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Pregabalin for acute and chronic pain in adults.
TLDR
Efficacy was demonstrated for dichotomous outcomes equating to moderate or substantial pain relief, alongside lower rates for lack of efficacy discontinuations with increasing dose, in patients with postherpetic neuralgia and painful diabetic neuropathy.
Cannabinoids for control of chemotherapy induced nausea and vomiting: quantitative systematic review
TLDR
The cannabinoids tested in these trials may be useful as mood enhancing adjuvants for controlling chemotherapy related sickness and potentially serious adverse effects, even when taken short term orally or intramuscularly are likely to limit their widespread use.
Physical activity and exercise for chronic pain in adults: an overview of Cochrane Reviews
TLDR
The quality of evidence was low due to participant numbers, length of intervention and follow‐up, and the evidence for any adverse effects or harm associated with physical activity and exercise interventions, though even these statistically significant results had only small‐to‐moderate effect sizes.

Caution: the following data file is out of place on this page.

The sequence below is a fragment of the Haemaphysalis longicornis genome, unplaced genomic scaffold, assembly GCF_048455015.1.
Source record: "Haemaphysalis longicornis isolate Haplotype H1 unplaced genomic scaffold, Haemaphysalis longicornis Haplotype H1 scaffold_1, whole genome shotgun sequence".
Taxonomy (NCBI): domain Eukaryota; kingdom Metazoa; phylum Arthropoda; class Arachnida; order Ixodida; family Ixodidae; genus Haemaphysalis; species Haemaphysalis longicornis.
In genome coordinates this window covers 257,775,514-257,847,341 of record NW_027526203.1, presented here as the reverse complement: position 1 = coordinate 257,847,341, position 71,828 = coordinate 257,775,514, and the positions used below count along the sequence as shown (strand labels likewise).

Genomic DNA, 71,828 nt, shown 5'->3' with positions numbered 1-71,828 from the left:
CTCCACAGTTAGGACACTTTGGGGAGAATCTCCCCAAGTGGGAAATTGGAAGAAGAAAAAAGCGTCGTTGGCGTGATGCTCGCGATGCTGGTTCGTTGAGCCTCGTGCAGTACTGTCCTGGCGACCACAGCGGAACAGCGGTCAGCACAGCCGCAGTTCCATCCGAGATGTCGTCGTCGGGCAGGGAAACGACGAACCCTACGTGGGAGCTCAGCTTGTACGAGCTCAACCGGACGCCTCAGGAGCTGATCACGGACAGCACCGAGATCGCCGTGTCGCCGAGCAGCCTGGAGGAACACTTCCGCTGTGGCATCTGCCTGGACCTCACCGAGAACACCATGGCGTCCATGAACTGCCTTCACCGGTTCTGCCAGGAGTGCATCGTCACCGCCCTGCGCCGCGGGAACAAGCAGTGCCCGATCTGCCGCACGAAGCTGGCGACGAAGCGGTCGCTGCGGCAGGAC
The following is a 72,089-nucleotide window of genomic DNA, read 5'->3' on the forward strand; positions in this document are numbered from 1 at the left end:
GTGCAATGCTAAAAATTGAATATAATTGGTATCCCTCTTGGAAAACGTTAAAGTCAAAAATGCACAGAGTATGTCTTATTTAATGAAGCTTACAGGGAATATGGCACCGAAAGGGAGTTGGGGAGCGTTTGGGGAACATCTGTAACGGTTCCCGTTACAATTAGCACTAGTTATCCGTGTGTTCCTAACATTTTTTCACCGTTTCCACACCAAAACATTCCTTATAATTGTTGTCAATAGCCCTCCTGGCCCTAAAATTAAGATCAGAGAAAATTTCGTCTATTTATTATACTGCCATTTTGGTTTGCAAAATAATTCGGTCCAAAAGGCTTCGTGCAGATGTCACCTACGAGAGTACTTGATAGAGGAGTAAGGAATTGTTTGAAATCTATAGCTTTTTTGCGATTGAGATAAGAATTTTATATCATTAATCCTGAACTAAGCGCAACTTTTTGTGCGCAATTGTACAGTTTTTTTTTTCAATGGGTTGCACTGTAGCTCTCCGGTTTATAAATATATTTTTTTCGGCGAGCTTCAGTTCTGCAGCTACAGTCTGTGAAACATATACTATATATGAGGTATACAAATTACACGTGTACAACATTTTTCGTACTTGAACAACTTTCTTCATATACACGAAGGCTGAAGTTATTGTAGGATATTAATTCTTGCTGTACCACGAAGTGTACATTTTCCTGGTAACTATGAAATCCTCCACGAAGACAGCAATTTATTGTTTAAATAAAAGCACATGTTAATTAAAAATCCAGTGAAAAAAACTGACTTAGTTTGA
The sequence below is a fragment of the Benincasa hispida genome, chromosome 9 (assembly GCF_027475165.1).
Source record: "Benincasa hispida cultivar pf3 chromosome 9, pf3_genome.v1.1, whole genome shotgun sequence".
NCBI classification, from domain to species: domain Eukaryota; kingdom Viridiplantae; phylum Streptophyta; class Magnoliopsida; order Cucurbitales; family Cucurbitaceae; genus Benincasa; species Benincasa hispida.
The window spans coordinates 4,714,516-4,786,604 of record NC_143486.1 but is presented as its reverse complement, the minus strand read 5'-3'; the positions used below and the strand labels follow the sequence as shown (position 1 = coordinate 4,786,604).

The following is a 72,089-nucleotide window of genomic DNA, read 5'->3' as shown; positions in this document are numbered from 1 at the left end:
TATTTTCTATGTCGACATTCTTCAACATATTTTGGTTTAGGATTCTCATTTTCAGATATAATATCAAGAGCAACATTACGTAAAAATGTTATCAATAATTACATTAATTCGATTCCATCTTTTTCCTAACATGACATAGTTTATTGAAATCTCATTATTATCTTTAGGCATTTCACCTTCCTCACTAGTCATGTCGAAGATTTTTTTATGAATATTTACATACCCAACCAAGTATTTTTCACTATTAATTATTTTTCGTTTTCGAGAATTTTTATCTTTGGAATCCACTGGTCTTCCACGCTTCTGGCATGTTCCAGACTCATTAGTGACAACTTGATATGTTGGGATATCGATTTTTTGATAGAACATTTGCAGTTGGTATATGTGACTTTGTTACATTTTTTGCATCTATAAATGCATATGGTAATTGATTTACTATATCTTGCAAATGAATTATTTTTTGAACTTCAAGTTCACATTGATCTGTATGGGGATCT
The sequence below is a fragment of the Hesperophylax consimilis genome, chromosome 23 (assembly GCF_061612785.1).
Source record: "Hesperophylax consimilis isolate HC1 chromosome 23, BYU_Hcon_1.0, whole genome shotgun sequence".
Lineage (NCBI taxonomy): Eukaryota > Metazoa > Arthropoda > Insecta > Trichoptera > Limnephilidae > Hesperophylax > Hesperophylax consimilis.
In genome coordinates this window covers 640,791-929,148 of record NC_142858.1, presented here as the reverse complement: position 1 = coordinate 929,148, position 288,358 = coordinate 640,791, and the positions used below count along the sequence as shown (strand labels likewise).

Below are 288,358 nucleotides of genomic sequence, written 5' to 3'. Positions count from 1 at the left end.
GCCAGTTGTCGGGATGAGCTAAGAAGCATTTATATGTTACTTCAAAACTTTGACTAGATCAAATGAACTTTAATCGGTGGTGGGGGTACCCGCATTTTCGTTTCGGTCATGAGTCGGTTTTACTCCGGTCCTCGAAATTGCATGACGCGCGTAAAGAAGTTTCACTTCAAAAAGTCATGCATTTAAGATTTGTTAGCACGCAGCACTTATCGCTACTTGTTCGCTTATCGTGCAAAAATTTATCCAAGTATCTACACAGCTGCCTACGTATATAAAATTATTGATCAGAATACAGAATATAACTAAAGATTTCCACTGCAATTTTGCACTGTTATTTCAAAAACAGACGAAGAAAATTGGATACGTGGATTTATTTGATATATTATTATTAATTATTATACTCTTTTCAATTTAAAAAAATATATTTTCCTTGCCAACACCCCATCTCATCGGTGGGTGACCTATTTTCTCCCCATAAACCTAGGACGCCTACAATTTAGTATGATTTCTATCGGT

Pharmacotherapy for the prevention of chronic pain after surgery in adults.
TLDR
Meta-analysis suggested a modest but statistically significant reduction in the incidence of chronic pain after surgery following treatment with ketamine but not gabapentin or pregabalin, and available evidence does not support the efficacy of gabAPentin, pregABalin, non-steroidal anti-inflammatories, intravenous steroids, oral NMDA blockers or inhaled nitrous oxide for the prevention of chronic postoperative pain.
Efficacy, Dose‐Response, and Safety of Ondansetron in Prevention of Postoperative Nausea and Vomiting: A Quantitative Systematic Review of Randomized Placebo‐controlled Trials
TLDR
If the risk of PONV is very high, for every 100 patients receiving an adequate dose of ondansetron 20 patients will not vomit and three will have a headache who would not have had these adverse effects without the drug.
An Evidence-Based Resource for Pain Relief
TLDR
A single patient data meta-analysis of 3,453 postoperative patients: oral tramadol versus placebo, codeine, and combination analgesics shows significant differences in pain relief from intra-articular morphine after knee surgery.
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